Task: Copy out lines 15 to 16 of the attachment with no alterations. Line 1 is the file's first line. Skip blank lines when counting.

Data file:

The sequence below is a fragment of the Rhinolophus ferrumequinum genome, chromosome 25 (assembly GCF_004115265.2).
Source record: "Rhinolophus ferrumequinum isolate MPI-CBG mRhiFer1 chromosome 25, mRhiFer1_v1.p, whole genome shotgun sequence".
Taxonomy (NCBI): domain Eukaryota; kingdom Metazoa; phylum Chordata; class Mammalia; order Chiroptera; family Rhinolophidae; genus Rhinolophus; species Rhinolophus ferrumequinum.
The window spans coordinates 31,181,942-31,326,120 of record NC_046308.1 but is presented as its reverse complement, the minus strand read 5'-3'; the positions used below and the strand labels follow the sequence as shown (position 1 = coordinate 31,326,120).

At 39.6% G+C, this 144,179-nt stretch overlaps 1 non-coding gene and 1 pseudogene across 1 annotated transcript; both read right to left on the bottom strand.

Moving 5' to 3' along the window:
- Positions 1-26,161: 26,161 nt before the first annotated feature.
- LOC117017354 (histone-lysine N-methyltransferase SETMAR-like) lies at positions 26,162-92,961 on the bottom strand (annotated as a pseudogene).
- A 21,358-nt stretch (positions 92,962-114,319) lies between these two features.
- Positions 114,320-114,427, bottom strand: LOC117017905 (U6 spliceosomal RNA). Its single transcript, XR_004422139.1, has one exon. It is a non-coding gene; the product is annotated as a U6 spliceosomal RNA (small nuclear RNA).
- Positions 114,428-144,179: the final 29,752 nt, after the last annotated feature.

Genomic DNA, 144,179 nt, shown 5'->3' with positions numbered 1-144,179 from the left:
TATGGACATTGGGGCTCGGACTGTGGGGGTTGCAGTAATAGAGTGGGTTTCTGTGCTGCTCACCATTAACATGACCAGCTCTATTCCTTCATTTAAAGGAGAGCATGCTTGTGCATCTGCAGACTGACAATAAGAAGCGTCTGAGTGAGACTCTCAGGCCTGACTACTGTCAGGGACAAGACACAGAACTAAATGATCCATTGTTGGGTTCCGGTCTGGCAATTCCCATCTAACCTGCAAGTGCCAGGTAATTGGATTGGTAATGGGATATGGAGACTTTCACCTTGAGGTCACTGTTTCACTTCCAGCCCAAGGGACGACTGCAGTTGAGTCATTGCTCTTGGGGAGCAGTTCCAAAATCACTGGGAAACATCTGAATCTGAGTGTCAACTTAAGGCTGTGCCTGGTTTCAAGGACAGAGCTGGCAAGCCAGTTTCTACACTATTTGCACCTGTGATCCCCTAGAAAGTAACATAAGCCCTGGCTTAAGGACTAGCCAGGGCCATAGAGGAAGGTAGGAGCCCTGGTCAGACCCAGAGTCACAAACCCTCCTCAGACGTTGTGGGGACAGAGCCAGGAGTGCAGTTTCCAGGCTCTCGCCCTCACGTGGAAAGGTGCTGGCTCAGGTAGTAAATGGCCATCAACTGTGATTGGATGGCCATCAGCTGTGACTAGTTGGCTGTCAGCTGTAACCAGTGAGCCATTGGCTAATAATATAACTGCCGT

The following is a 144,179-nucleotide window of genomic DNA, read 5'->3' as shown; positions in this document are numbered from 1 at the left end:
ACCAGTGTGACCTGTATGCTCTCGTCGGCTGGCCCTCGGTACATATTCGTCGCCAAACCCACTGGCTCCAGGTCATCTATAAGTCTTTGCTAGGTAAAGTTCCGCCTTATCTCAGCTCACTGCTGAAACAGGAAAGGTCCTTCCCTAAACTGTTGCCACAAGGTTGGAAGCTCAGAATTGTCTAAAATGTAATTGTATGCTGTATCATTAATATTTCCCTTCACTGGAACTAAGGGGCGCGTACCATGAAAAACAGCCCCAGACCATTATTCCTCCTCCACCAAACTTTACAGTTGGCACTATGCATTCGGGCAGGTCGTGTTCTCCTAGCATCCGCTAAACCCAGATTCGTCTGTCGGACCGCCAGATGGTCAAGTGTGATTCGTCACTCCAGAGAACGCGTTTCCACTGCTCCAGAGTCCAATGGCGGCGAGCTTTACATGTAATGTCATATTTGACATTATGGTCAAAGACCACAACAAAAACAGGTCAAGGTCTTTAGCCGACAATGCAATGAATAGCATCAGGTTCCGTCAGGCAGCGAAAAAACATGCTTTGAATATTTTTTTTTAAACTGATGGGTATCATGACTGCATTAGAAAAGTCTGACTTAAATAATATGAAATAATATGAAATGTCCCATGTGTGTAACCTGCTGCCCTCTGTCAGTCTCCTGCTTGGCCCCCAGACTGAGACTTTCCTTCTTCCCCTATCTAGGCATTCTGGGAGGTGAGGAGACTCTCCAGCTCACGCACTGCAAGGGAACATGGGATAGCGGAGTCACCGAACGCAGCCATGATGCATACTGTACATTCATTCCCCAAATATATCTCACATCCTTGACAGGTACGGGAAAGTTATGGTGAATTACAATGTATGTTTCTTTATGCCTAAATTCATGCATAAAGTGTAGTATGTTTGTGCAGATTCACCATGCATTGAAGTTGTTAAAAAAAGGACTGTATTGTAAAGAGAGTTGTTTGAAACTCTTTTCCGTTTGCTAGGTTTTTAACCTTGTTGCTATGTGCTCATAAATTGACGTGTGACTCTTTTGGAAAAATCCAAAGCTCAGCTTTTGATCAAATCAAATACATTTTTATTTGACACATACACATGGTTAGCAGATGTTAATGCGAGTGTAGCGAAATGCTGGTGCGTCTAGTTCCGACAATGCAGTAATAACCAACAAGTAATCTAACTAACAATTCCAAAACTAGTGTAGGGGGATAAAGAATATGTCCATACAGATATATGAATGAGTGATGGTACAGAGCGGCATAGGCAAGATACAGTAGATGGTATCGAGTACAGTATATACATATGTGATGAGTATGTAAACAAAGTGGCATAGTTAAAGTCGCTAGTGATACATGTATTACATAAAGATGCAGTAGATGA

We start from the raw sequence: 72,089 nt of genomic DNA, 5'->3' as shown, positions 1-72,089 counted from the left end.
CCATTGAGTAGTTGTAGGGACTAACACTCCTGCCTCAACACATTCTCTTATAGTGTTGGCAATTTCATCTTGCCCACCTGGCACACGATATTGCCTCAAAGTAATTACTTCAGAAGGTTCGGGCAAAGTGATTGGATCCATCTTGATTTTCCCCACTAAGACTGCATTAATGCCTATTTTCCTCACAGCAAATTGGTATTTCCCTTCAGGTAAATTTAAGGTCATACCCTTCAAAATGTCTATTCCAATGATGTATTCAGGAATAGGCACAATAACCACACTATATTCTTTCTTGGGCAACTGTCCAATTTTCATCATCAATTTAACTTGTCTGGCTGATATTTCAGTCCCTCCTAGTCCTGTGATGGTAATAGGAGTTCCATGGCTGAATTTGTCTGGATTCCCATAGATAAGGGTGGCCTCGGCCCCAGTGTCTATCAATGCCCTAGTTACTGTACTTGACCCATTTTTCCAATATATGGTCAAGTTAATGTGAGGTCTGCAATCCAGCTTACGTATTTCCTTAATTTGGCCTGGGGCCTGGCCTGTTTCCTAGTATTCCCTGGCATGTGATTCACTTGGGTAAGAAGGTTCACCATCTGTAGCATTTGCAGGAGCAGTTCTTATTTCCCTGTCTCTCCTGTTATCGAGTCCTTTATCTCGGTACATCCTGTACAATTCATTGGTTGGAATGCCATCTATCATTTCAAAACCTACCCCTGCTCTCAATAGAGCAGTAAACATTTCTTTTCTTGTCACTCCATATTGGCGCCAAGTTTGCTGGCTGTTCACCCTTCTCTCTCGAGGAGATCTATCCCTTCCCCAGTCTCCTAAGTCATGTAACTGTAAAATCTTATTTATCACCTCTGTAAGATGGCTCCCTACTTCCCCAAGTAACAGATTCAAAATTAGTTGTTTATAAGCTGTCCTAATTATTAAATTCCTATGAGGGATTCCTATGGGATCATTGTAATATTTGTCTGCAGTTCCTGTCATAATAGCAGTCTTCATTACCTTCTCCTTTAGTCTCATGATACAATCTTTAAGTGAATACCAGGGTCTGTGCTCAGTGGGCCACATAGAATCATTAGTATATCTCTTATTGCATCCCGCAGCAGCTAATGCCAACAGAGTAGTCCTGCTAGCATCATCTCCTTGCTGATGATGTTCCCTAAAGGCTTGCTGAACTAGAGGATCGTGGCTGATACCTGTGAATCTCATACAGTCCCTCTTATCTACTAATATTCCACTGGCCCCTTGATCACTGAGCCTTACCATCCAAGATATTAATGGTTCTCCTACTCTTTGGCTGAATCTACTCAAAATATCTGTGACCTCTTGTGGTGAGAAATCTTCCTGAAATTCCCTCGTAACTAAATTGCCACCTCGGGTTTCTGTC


ACCAGTGTGACCTGTATGCTCTCGTCGGCTGGCCCTCGGTACATATTCGTCGCCAAACCCACTGGCTCCAGGTCATCTATAAGTCTTTGCTAGGTAAAGTTCCGCCTTATCTCAGCTCACTGCTGAAACAGGAAAGGTCCTTCCCTAAACTGTTGCCACAAGGTTGGAAGCTCAGAATTGTCTAAAATGTAATTGTATGCTGTATCATTAATATTTCCCTTCACTGGAACTAAGGGGCGCGTACCATGAAAAACAGCCCCAGACCATTATTCCTCCTCCACCAAACTTTACAGTTGGCACTATGCATTCGGGCAGGTCGTGTTCTCCTAGCATCCGCTAAACCCAGATTCGTCTGTCGGACCGCCAGATGGTCAAGTGTGATTCGTCACTCCAGAGAACGCGTTTCCACTGCTCCAGAGTCCAATGGCGGCGAGCTTTACATGTAATGTCATATTTGACATTATGGTCAAAGACCACAACAAAAACAGGTCAAGGTCTTTAGCCGACAATGCAATGAATAGCATCAGGTTCCGTCAGGCAGCGAAAAAACATGCTTTGAATATTTTTTTTTAAACTGATGGGTATCATGACTGCATTAGAAAAGTCTGACTTAAATAATATGAAATAATATGAAATGTCCCATGTGTGTAACCTGCTGCCCTCTGTCAGTCTCCTGCTTGGCCCCCAGACTGAGACTTTCCTTCTTCCCCTATCTAGGCATTCTGGGAGGTGAGGAGACTCTCCAGCTCACGCACTGCAAGGGAACATGGGATAGCGGAGTCACCGAACGCAGCCATGATGCATACTGTACATTCATTCCCCAAATATATCTCACATCCTTGACAGGTACGGGAAAGTTATGGTGAATTACAATGTATGTTTCTTTATGCCTAAATTCATGCATAAAGTGTAGTATGTTTGTGCAGATTCACCATGCATTGAAGTTGTTAAAAAAAGGACTGTATTGTAAAGAGAGTTGTTTGAAACTCTTTTCCGTTTGCTAGGTTTTTAACCTTGTTGCTATGTGCTCATAAATTGACGTGTGACTCTTTTGGAAAAATCCAAAGCTCAGCTTTTGATCAAATCAAATACATTTTTATTTGACACATACACATGGTTAGCAGATGTTAATGCGAGTGTAGCGAAATGCTGGTGCGTCTAGTTCCGACAATGCAGTAATAACCAACAAGTAATCTAACTAACAATTCCAAAACTAGTGTAGGGGGATAAAGAATATGTCCATACAGATATATGAATGAGTGATGGTACAGAGCGGCATAGGCAAGATACAGTAGATGGTATCGAGTACAGTATATACATATGTGATGAGTATGTAAACAAAGTGGCATAGTTAAAGTCGCTAGTGATACATGTATTACATAAAGATGCAGTAGATGA

We start from the raw sequence: 72,089 nt of genomic DNA, 5'->3' as shown, positions 1-72,089 counted from the left end.